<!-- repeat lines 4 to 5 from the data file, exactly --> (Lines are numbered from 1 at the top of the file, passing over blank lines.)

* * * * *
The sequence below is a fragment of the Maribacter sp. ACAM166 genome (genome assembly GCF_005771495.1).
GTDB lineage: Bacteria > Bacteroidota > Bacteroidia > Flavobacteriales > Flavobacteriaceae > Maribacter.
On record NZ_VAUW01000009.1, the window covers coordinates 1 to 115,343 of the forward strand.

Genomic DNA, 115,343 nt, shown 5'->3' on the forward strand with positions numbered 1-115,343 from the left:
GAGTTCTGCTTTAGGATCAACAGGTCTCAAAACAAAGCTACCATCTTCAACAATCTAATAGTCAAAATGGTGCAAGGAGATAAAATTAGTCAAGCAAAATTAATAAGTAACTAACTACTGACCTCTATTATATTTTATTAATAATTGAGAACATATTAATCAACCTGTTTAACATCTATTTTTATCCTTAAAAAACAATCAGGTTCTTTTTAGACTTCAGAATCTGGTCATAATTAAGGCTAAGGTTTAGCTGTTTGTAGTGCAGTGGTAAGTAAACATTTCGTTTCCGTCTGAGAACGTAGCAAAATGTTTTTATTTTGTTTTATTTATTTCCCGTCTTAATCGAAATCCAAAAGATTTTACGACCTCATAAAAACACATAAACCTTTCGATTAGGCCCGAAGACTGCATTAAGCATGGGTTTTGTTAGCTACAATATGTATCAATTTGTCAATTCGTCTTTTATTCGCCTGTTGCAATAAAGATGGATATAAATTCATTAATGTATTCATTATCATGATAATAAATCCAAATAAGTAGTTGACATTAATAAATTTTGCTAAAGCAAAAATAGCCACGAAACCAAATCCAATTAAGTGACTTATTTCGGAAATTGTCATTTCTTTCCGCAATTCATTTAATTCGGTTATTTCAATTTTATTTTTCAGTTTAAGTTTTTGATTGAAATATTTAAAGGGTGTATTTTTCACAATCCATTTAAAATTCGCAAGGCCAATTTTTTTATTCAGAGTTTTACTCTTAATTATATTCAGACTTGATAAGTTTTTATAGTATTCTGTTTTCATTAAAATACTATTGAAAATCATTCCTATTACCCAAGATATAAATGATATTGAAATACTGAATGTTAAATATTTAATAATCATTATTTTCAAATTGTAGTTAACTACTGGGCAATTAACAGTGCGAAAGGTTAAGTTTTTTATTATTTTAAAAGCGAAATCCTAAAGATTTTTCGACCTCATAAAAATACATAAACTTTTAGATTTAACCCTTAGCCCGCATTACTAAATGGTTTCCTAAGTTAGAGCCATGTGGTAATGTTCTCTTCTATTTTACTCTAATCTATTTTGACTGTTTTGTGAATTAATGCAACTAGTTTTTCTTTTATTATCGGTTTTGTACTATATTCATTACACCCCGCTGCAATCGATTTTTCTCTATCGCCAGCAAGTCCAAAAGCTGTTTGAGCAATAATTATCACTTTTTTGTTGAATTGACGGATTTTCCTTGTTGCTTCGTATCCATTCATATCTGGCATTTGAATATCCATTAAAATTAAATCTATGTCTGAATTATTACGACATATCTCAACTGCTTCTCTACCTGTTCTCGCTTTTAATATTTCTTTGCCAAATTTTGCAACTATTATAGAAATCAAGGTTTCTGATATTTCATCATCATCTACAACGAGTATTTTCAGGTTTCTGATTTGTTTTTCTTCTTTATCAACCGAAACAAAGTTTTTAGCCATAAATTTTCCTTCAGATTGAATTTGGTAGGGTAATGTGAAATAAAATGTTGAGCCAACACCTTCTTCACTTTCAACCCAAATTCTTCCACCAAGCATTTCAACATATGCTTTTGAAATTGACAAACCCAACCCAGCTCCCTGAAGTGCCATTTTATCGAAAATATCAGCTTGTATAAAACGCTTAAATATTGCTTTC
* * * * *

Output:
Genomic DNA, 115,343 nt, shown 5'->3' on the forward strand with positions numbered 1-115,343 from the left:
GAGTTCTGCTTTAGGATCAACAGGTCTCAAAACAAAGCTACCATCTTCAACAATCTAATAGTCAAAATGGTGCAAGGAGATAAAATTAGTCAAGCAAAATTAATAAGTAACTAACTACTGACCTCTATTATATTTTATTAATAATTGAGAACATATTAATCAACCTGTTTAACATCTATTTTTATCCTTAAAAAACAATCAGGTTCTTTTTAGACTTCAGAATCTGGTCATAATTAAGGCTAAGGTTTAGCTGTTTGTAGTGCAGTGGTAAGTAAACATTTCGTTTCCGTCTGAGAACGTAGCAAAATGTTTTTATTTTGTTTTATTTATTTCCCGTCTTAATCGAAATCCAAAAGATTTTACGACCTCATAAAAACACATAAACCTTTCGATTAGGCCCGAAGACTGCATTAAGCATGGGTTTTGTTAGCTACAATATGTATCAATTTGTCAATTCGTCTTTTATTCGCCTGTTGCAATAAAGATGGATATAAATTCATTAATGTATTCATTATCATGATAATAAATCCAAATAAGTAGTTGACATTAATAAATTTTGCTAAAGCAAAAATAGCCACGAAACCAAATCCAATTAAGTGACTTATTTCGGAAATTGTCATTTCTTTCCGCAATTCATTTAATTCGGTTATTTCAATTTTATTTTTCAGTTTAAGTTTTTGATTGAAATATTTAAAGGGTGTATTTTTCACAATCCATTTAAAATTCGCAAGGCCAATTTTTTTATTCAGAGTTTTACTCTTAATTATATTCAGACTTGATAAGTTTTTATAGTATTCTGTTTTCATTAAAATACTATTGAAAATCATTCCTATTACCCAAGATATAAATGATATTGAAATACTGAATGTTAAATATTTAATAATCATTATTTTCAAATTGTAGTTAACTACTGGGCAATTAACAGTGCGAAAGGTTAAGTTTTTTATTATTTTAAAAGCGAAATCCTAAAGATTTTTCGACCTCATAAAAATACATAAACTTTTAGATTTAACCCTTAGCCCGCATTACTAAATGGTTTCCTAAGTTAGAGCCATGTGGTAATGTTCTCTTCTATTTTACTCTAATCTATTTTGACTGTTTTGTGAATTAATGCAACTAGTTTTTCTTTTATTATCGGTTTTGTACTATATTCATTACACCCCGCTGCAATCGATTTTTCTCTATCGCCAGCAAGTCCAAAAGCTGTTTGAGCAATAATTATCACTTTTTTGTTGAATTGACGGATTTTCCTTGTTGCTTCGTATCCATTCATATCTGGCATTTGAATATCCATTAAAATTAAATCTATGTCTGAATTATTACGACATATCTCAACTGCTTCTCTACCTGTTCTCGCTTTTAATATTTCTTTGCCAAATTTTGCAACTATTATAGAAATCAAGGTTTCTGATATTTCATCATCATCTACAACGAGTATTTTCAGGTTTCTGATTTGTTTTTCTTCTTTATCAACCGAAACAAAGTTTTTAGCCATAAATTTTCCTTCAGATTGAATTTGGTAGGGTAATGTGAAATAAAATGTTGAGCCAACACCTTCTTCACTTTCAACCCAAATTCTTCCACCAAGCATTTCAACATATGCTTTTGAAATTGACAAACCCAACCCAGCTCCCTGAAGTGCCATTTTATCGAAAATATCAGCTTGTATAAAACGCTTAAATATTGCTTTC